Cast: Anaswara Rajan, Joju George, Anjali Nair, Sirajudeen Nazir
Director: Shanil Muhammed
Shanil Muhammed’s new film may have been a good candidate to call itself “Boyhood” instead of the generic “Aviyal”. Like Linklater’s classic Boyhood, this too is said to be shot with long breaks in between the four chapters to capture the essence of a boy growing up to become a man. It’s another one of those coming-of-age stories with each chapter being bookended by a woman the protagonist Krishnan (Sirajudeen) falls in love with at each point in time. But unlike Premam, the first film that comes to mind, it’s more Autograph in its shooting philosophy. Aviyal too has been shot by multiple cinematographers (Ravi K Chandran, Sudeep Elamon, Jimshi Khalid and Gikku Jacob Peter), with each shooting a period from Krishnan’s life. There’s going to be a lot of fun to be had when the film’s out on OTT to guess which DOP shot which portions, especially because there’s a lot of real-world charm when Aviyal starts off in rural Kannur.
Told entirely in flashbacks with a father (Joju George) narrating his troubled life to his daughter (Anaswara) after her first heartbreak, there’s genuine honesty in the conversation without masks or secrets. And this is an important aspect the film needs to prime us for early because there’s quite a lot happening in Krishan’s life in his journey towards adulthood. In the first of these, Aviyal follows the pattern of many films that use nostalgia as their biggest USP. We see the same tired jokes set within the same old classrooms but the setting adds an element we don’t see often. The music too is a constant marker of each period, but the song set in this period, to the voice of Unni Menon and KS Chitra, adds another something special to this otherwise flat phase of teenage love and heartbreak. The acting reflects the innocence and so do the little moments of friendship between Krishnan and his father and you feel yourself slowly gravitating towards this boy before the world begins to kill his innocence.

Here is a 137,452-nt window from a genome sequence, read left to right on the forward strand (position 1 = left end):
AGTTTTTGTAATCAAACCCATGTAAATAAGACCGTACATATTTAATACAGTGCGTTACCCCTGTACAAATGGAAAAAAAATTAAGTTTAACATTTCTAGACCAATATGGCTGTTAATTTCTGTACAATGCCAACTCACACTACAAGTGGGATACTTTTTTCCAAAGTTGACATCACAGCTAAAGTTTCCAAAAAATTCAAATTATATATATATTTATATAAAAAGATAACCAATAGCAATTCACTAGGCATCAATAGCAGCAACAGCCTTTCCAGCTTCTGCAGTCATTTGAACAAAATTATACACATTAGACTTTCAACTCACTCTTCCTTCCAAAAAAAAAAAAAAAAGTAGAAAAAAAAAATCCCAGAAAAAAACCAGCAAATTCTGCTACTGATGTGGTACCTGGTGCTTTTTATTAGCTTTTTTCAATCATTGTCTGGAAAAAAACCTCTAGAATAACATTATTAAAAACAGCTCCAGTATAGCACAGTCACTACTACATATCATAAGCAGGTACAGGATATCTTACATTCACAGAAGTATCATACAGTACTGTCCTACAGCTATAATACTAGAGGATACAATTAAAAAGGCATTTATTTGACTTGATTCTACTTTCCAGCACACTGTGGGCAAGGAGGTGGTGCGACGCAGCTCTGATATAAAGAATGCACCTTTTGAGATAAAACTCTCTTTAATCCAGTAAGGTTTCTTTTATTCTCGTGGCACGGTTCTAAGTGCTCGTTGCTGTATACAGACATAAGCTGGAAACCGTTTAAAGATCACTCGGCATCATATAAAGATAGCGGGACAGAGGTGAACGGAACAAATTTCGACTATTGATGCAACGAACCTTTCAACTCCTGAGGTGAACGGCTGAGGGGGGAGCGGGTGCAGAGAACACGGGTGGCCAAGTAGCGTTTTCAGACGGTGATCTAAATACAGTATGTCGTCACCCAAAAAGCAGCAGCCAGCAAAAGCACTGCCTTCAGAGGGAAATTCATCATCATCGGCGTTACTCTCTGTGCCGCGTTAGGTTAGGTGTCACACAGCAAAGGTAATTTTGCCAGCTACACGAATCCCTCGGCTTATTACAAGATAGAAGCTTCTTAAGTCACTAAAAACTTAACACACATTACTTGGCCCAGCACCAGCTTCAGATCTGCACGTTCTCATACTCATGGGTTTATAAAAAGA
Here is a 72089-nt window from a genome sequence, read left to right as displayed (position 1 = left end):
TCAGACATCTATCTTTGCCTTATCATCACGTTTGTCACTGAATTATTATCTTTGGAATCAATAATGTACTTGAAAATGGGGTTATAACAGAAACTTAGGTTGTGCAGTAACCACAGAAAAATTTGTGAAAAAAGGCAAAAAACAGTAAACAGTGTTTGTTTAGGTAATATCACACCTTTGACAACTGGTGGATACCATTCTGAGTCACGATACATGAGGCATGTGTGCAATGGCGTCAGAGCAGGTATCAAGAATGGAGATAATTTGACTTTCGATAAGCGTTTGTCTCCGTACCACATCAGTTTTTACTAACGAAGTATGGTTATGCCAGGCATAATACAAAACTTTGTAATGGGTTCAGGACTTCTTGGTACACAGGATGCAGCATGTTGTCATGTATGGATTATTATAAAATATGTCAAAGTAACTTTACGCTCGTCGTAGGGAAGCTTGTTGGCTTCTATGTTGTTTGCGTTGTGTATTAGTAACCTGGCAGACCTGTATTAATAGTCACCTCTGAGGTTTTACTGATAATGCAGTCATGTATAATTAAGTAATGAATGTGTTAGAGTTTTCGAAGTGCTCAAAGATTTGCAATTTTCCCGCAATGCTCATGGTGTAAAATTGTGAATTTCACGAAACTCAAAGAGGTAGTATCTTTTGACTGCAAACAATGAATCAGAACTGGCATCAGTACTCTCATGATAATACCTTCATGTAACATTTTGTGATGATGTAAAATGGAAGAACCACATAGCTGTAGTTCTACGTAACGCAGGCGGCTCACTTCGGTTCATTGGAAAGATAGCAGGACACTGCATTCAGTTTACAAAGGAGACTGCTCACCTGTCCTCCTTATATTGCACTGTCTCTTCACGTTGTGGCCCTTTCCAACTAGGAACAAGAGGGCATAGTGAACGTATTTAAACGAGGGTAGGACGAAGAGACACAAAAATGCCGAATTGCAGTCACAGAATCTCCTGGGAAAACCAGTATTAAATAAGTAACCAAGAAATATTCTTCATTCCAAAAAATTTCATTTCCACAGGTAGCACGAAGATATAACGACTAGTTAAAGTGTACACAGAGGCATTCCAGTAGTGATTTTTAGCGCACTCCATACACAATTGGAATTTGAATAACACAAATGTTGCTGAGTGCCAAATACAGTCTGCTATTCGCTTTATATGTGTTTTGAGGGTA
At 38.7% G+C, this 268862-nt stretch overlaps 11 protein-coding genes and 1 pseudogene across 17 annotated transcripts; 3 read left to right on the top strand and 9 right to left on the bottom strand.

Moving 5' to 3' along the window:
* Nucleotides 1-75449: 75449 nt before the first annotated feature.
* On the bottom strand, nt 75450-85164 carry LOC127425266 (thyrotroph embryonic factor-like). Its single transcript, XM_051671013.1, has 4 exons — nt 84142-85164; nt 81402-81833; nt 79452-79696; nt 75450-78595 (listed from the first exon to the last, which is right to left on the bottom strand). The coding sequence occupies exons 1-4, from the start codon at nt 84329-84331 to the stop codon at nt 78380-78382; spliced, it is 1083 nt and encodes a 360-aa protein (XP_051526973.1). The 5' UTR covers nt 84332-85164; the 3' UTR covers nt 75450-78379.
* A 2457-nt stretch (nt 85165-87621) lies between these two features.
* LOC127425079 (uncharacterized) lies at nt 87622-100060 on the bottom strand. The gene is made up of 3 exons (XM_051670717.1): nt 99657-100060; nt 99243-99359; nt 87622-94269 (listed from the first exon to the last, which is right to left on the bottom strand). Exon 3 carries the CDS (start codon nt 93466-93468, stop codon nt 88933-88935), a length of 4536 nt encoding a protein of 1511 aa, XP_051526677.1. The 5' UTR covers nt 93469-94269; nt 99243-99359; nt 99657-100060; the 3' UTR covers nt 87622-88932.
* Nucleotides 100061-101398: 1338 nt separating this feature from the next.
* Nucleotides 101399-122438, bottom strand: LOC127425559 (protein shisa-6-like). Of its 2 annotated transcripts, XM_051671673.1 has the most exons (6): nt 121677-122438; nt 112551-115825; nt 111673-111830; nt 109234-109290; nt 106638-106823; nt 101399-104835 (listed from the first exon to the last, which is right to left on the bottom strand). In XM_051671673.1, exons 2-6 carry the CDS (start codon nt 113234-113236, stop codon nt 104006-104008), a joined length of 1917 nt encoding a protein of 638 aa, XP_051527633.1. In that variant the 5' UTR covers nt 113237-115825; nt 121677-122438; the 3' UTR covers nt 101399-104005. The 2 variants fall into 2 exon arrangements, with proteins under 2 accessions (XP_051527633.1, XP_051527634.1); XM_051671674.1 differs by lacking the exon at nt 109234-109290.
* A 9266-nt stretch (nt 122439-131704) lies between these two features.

A shade of the same innocence reflects in the next phase too when he’s around 22. This time, the Kannur family home has shrunk to become a tiny apartment in what looks like the officer’s quarters allotted for government staff. The team is yet again successful in creating the dynamics of this confined living space, especially when the characters are unfairly subjected to gossip and hearsay. This is also the chapter that deals with the most intense situation and this has to do with Krishnan and his feelings for an older woman. The writing makes this period intense and stressful with the feeling that a lot can go wrong at any time. And it does. Even the inherent sexual tension between the two feels very internal, even without the obvious scenes or shots you’d expect to convey the feeling. All of this makes Aviyal a coming of age story worth investing in because there’s always something to hold on to because it appears to be recreations of very specific memories.
Yet it is this same authenticity and the lived-in feel that goes completely missing when the film shifts to Goa for Krishnan’s “sex, drugs and rock and roll” phase. The film loses its clarity and it plummets headfirst into a series of clichés that cannot escape the Arjun Reddy imagery. The film, with its trippy visuals and rock band setting, also feels a lot more pretentious, especially when concepts like “one night stands” and “friends with benefits” are inserted in a very artificial manner. All of these stick out in what was until then a very grounded and real film.
Aviyal never really recovers from this hangover and the only thing we have to hold on to is Sirajuddin’s performance through the treacherous trials and tribulations his character is put through as things go from bad to worse. Yet it all feels too hurried and too orchestrated to matter anymore. Without the time to invest and build new characters, certain events feel simply like items on a checklist. They don’t create the impact of even smaller events at the start of the film. And when these scenes bring with the overwhelming feeling of déjà vu, there’s not much to keep us hooked to Aviyal.